</template>

  <template xmlns="http://www.fixprotocol.org/ns/fast/td/1.1" name="SequenceOfSequences" id="2">
    <sequence name="OuterSequence">
      <length name="NoOuterSequence" id="3"/>
      <uInt32 name="GroupID" id="2"/>
      <sequence name="InnerSequence">
        <length name="NoInnerSequence" id="25"/>
        <string name="Username" id="4"/>
        <uInt32 name="ID" id="32" presence="optional">
          <increment/>
        </uInt32>
      </sequence>
    </sequence>
  </template>
</templates>

Although FAST was defined to work with FIX and the financial market, there is nothing stopping it from being used for other things. The new template actually describe a group of users, so we have a list of groups and, for each group, a list of users and their IDs.

Incoming Data

1100_0000   1000_0010   1000_0011   0000_0011
0010_0011   0001_1000   1110_0111   1000_0010
1100_0000   0101_0101   0111_0011   0110_0101
0111_0010   1011_0001   1000_0100   1000_0000
0101_0101   0111_0011   0110_0101   0111_0010   
1011_0010   1111_1111   1000_0001   1100_0000
0101_0101   1011_0001   1111_1111   0000_1000 
1000_0000   1000_0010   1100_0000   1100_1001
1011_0110   1000_0000   0100_1101   1110_0101

Processing

As mentioned before, the first byte, 1100_0000 is the Presence Map of the root element. There is only one bit set, which means the Template ID is present.

Because the Template ID is present in the Presence Map, we read the next byte, 1000_0010. Because this byte have the stop bit, we stop reading. Removing this stop bit gives us 000_0010, which is "2", so we know we are dealing with the "SequenceOfSequences" template.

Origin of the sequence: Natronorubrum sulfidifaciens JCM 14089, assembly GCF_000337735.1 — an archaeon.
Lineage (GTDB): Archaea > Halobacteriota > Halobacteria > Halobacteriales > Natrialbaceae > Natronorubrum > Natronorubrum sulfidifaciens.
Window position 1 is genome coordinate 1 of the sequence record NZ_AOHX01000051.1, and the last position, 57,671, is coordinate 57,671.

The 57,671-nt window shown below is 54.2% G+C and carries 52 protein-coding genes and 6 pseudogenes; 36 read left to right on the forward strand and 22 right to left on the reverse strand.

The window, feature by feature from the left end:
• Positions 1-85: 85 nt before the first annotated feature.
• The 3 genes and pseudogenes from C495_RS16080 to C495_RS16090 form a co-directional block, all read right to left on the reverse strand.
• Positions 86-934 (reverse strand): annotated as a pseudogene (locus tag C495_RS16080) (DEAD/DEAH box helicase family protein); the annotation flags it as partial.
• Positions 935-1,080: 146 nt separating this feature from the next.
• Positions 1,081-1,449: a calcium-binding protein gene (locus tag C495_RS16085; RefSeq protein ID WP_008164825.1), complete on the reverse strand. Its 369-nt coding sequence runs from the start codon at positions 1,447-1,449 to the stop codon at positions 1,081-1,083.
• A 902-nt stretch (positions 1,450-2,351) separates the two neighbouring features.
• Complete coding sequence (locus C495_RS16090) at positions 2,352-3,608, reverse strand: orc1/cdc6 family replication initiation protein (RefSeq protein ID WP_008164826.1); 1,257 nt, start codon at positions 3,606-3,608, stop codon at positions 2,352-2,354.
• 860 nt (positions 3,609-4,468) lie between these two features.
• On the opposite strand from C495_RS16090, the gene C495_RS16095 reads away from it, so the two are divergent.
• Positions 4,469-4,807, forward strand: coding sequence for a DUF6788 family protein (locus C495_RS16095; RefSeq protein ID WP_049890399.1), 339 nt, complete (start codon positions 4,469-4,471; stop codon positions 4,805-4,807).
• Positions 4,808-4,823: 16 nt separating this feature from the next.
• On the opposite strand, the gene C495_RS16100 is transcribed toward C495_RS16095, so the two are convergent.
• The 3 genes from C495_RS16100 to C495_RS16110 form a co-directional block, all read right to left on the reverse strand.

Now that we have the template and know the fields, we know what to read. The first field in our template is a sequence. The first thing we have in the sequence (and this is the first thing for every sequence) is the length of it. So we read the next byte, 1000_0011, which is the only byte we need to read. It represents an unsigned int, which is "3", so this sequence have 3 records -- and using our description in the previous sections, we know now that we have 3 user groups.

One point here: Because all fields in this sequence don't have any operators, the Presence Map is not necessary and, thus, it doesn't exist (or, better yet, we shouldn't try to read something and assume it is a Presence Map). For sequences, every start of a new record contains a Presence Map only if at least one of the fields in the sequence require a Presence Map. That's not the case here.

Because there is no Presence Map for the "OuterSequence", the next bytes are the "GroupID" field. We should read everything till we find the stop bit, so we get 0000_0011, 0010_0011, 0001_1000 and 1110_0111. For every byte we remove the high order bit and then join everything into a single thing, in this case 000_0011 010_0011 001_1000 110_0111 or simply 0000_0110_1000_1100_1100_0110_0111. This value, being an unsigned int, is "6868070".

Here is a good point to remind that, because the field is mandatory, it means that's actually the value of "GroupID"; if the field as optional, the actual value would be "6868069".